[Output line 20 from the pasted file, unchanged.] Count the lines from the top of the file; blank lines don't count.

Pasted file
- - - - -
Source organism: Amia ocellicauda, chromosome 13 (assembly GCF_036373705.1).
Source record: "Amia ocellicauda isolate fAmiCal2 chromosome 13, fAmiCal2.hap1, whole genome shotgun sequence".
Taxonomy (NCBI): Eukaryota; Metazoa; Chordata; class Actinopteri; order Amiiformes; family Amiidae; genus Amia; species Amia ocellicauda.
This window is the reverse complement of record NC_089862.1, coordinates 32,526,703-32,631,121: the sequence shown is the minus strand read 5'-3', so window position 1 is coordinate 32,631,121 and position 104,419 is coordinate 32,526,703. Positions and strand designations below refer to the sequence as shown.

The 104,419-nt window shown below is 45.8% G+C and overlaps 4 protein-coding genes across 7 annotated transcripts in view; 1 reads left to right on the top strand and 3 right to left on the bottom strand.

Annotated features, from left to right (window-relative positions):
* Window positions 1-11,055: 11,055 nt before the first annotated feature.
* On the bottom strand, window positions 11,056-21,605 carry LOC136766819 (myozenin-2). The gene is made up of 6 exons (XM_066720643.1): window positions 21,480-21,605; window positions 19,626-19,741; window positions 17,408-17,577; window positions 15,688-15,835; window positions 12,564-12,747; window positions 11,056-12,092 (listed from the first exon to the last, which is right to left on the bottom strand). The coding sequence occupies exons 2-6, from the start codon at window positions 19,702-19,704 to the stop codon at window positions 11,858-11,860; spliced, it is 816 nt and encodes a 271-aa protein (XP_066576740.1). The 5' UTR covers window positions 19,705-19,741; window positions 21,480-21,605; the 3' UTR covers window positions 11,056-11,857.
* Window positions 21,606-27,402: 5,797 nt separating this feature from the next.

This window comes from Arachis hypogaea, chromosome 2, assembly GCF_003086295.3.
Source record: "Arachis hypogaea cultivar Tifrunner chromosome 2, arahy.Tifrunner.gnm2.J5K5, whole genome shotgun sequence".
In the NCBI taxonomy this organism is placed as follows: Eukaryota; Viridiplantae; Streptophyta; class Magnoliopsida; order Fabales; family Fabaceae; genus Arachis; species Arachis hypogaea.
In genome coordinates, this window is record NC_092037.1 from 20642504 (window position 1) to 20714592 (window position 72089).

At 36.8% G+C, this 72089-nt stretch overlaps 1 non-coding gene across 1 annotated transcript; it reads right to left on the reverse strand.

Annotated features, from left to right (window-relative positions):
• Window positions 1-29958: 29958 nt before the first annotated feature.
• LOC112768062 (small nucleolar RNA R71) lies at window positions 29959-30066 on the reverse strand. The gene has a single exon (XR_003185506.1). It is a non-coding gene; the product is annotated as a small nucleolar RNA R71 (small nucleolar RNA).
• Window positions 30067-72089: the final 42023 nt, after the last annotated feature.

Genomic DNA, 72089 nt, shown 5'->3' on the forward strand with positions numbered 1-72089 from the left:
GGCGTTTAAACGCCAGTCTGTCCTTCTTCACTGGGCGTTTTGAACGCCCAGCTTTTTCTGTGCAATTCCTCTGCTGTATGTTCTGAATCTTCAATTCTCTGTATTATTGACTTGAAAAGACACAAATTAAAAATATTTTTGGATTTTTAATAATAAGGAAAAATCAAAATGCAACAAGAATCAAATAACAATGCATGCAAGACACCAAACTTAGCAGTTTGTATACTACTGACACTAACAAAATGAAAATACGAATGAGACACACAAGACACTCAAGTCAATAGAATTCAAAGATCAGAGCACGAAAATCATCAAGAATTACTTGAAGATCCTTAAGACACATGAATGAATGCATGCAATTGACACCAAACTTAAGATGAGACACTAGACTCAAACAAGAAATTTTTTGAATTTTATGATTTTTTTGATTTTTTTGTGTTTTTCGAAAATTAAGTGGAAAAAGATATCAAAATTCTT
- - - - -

GGCGTTTAAACGCCAGTCTGTCCTTCTTCACTGGGCGTTTTGAACGCCCAGCTTTTTCTGTGCAATTCCTCTGCTGTATGTTCTGAATCTTCAATTCTCTGTATTATTGACTTGAAAAGACACAAATTAAAAATATTTTTGGATTTTTAATAATAAGGAAAAATCAAAATGCAACAAGAATCAAATAACAATGCATGCAAGACACCAAACTTAGCAGTTTGTATACTACTGACACTAACAAAATGAAAATACGAATGAGACACACAAGACACTCAAGTCAATAGAATTCAAAGATCAGAGCACGAAAATCATCAAGAATTACTTGAAGATCCTTAAGACACATGAATGAATGCATGCAATTGACACCAAACTTAAGATGAGACACTAGACTCAAACAAGAAATTTTTTGAATTTTATGATTTTTTTGATTTTTTTGTGTTTTTCGAAAATTAAGTGGAAAAAGATATCAAAATTCTT